WAYNE PARENT was relaxing with friends after work at Louisiana State University on Aug. 3 when the topic changed to a new "attack" memo by the Bush presidential campaign.
"My friends really reacted negatively, and I was stunned by it," Dr. Parent says. "It makes the Bush campaign look a little cheap. These were low blows."
What shocked them was the newest memorandum distributed to the press by Mary Matalin, deputy campaign manager of the Bush-Quayle campaign. It referred to Gov. Bill Clinton, the Democratic presidential nominee, as "Slick Willie." It recalled accusations of marital infidelity. And it described Mr. Bush's foes as "Sniveling, Hypocritical Democrats."
Hours later, under orders from the White House, Ms. Matalin apologized. "I regret ... the tone," she said, but added: "I stand by my criticism of the Clinton campaign and the Democratic Party for their unprecedented hypocrisy...."
Like a lawyer who scores his point before his opponent objects, Matalin had, in a single memo, revived such topics as Governor Clinton's use of marijuana while a college student, made fun of his eating habits (an affinity for Wendy's hamburgers and Dunkin' Donuts), and accused Clinton of mudslinging.
Yet even in the Southern heartland of Reagan-Bush country, analysts warned that this type of campaign - in the midst of economic hard times - could backfire.
Parent, who is a political scientist, worries that the phrases used in Matalin's memo "don't sound professional, or very civilized. I don't think it plays very well," even in a state where Mr. Bush has some of his strongest support.
On the other side of Dixie, Earl Black, a political scientist at the University of South Carolina, had a similar appraisal.
"It looks desperate," he says. "I guess they're very worried that Clinton and Gore [US Sen. Albert Gore Jr., the Democratic vice-presidential candidate] are so far ahead now that they need to work on the negatives."
SUCH attacks are a big mistake at this juncture, Dr. Black says. "It seemed quite ludicrous. The shrillness of it, the lack of finesse, and then backing down. It just creates an impression that the Bush campaign is floundering around."
Black says it is far more important for Bush, at this juncture, to put forward a positive agenda for the next four years.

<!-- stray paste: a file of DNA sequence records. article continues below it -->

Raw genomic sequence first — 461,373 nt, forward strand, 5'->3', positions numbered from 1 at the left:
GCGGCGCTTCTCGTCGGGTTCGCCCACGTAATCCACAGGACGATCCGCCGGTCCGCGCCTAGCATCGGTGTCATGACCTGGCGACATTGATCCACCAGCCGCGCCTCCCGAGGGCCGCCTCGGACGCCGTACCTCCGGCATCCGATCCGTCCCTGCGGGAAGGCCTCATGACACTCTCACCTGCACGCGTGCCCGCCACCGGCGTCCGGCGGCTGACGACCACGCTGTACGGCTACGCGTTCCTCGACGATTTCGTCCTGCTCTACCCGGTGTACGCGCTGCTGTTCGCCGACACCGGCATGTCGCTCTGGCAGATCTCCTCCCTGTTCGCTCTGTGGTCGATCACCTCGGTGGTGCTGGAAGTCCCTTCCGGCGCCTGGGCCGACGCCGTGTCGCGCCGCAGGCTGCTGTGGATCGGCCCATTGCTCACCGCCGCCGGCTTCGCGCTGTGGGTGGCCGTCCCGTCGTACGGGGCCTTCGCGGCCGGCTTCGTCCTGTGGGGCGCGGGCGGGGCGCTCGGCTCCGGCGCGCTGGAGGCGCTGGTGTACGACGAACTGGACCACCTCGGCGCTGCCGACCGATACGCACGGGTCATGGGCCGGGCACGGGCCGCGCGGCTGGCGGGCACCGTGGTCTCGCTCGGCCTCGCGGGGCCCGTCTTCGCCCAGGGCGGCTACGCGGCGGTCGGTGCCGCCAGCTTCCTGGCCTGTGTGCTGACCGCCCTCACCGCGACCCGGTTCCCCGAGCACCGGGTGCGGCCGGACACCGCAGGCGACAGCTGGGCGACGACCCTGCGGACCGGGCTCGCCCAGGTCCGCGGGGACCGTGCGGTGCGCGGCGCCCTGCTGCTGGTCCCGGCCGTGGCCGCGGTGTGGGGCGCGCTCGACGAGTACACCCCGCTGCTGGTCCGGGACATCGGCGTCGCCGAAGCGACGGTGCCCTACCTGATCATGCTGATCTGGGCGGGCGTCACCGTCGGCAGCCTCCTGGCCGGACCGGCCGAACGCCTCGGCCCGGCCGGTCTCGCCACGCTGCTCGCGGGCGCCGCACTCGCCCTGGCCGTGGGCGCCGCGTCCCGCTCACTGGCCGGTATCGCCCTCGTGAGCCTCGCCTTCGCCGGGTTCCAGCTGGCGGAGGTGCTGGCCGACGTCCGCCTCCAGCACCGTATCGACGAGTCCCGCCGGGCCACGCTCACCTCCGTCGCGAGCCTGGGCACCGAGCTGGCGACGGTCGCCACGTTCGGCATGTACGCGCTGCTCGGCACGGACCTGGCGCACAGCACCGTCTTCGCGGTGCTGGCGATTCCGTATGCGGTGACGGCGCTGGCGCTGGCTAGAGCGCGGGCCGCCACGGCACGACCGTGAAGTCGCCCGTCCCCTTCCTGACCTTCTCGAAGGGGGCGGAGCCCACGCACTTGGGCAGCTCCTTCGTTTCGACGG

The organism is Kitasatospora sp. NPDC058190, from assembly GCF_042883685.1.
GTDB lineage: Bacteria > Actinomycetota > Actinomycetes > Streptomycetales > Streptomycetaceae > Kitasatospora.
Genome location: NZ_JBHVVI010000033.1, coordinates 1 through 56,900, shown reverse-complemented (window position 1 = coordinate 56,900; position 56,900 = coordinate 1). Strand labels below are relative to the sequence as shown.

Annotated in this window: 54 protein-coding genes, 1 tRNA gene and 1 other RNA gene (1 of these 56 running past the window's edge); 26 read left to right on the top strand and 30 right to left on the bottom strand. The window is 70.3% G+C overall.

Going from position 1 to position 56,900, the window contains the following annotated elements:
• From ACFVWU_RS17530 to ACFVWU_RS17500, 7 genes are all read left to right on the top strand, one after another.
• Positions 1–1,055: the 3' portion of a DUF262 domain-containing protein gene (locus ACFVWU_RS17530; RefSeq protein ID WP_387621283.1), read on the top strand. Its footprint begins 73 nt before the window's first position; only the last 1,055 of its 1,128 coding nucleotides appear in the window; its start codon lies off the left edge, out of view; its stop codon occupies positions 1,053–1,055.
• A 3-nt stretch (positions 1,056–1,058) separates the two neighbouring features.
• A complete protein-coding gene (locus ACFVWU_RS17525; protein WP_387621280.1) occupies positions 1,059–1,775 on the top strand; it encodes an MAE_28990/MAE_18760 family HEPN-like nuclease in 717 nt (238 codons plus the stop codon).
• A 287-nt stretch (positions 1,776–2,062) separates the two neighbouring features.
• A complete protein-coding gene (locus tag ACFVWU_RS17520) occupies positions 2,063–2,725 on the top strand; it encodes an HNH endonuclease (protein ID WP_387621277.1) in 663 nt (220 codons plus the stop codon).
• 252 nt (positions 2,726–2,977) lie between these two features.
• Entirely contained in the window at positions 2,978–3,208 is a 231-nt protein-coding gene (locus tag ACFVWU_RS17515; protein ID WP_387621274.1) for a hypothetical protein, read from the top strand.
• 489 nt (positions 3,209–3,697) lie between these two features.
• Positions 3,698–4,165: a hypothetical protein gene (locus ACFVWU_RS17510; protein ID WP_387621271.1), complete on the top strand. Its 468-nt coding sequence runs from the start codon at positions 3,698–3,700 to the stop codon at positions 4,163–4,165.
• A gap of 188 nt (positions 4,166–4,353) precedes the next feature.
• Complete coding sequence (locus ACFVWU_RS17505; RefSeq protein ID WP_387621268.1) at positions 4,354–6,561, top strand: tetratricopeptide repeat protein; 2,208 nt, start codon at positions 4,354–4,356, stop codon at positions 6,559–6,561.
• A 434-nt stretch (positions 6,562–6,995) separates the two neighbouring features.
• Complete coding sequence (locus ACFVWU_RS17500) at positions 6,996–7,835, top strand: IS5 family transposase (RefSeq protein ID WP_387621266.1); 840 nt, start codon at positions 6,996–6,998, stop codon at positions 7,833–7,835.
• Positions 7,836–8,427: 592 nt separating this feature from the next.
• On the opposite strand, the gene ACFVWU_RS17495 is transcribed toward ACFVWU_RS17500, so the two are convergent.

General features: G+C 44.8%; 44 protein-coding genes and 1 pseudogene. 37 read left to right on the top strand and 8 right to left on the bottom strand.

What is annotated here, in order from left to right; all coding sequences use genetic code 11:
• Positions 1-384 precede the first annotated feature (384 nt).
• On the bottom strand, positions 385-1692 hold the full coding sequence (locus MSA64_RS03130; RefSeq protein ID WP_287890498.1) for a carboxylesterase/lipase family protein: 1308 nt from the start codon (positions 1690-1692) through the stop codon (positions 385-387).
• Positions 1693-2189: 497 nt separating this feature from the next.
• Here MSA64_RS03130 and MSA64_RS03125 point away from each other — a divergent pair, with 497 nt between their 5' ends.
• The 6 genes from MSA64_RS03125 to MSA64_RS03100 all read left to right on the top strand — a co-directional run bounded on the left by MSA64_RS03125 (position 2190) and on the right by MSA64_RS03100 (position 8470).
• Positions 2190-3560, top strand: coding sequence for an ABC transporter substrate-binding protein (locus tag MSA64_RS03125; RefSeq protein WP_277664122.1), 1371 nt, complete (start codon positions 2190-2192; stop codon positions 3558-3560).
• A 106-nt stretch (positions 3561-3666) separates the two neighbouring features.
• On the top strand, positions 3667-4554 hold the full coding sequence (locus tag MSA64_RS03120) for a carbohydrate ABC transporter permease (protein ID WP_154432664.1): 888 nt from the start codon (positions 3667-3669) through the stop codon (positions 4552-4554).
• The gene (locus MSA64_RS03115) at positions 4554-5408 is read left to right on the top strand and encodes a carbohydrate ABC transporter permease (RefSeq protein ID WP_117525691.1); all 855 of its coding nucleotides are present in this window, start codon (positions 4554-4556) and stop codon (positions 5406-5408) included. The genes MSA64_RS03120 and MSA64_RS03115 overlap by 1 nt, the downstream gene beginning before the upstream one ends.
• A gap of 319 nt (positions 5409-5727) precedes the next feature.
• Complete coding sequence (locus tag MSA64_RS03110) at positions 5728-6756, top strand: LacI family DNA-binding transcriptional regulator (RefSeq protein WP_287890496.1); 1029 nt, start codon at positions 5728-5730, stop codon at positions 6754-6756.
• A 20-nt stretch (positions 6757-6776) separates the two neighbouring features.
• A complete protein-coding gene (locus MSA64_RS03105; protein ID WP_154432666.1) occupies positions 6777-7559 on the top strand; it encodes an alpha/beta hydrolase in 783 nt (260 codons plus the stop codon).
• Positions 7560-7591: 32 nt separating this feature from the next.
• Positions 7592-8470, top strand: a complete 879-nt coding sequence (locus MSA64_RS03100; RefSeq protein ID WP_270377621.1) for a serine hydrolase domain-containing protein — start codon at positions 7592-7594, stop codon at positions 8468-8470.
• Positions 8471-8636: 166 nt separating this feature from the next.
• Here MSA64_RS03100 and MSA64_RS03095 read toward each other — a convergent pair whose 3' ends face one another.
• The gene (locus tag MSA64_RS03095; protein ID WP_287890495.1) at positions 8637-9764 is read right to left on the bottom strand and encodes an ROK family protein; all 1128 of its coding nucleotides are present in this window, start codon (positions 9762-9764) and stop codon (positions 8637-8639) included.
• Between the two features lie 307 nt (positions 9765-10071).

The country is hurting economically, and it wants answers, not attacks, he says.
Clinton, who was relaxing for two days in Little Rock, broke his silence to comment on the memo. He retorted: "If you don't have a record to run on, and you don't have a vision to offer the American people, if you can't lift peoples' spirits and improve their conditions and you desperately, desperately, desperately want to stay in power, what else do you have to do?"
As for the specifics of the Matalin memo, he shrugged them off as "nickel and dime stuff."
What did trouble him, Clinton said, were Bush's comments over the weekend that Clinton's health-care proposals would have "the efficiency of the House post office and the compassion of the KGB."
Clinton retorted: "The very idea of comparing them ... is amazing. It's an act of desperation by an administration that, for 12 years, has ignored the health-care needs of the American people."
Professor Parent says the unfortunate part of this for Bush is that it takes away from parts of the president's message that might be popular with voters.
The term-limits issue, for example, could help Bush cement his relations with conservative and moderate voters by calling for the removal of long-time congressmen who have abused their privileges in Washington.
Yet Matalin's actions effectively drowned out Bush's own campaign speeches as he stumped across the South early this week.
Her three-page memo was written in the form of a multiple-choice quiz with six major categories. It was headlined: "Sniveling Hypocritical Democrats: Stand up and be counted - On second thought, shut up and sit down!"
THE first paragraph began: "Today, the Bush/Quayle campaign provides Slick Willie with a little `Holier than Thou' Sunday puzzle. Do this one before your crossword puzzle, Bill. It's real easy...."
At one point, in reference to the infidelity charges, the memo asked: "Which campaign had to spend thousands of taxpayer dollars on private investigators to fend off `bimbo eruptions'?"
Later it called the Clinton election effort "your lower-than-a-snake's-belly campaign."
All of this makes the upcoming Republican National Convention more important than ever, Parent says. "It will have to do wonders."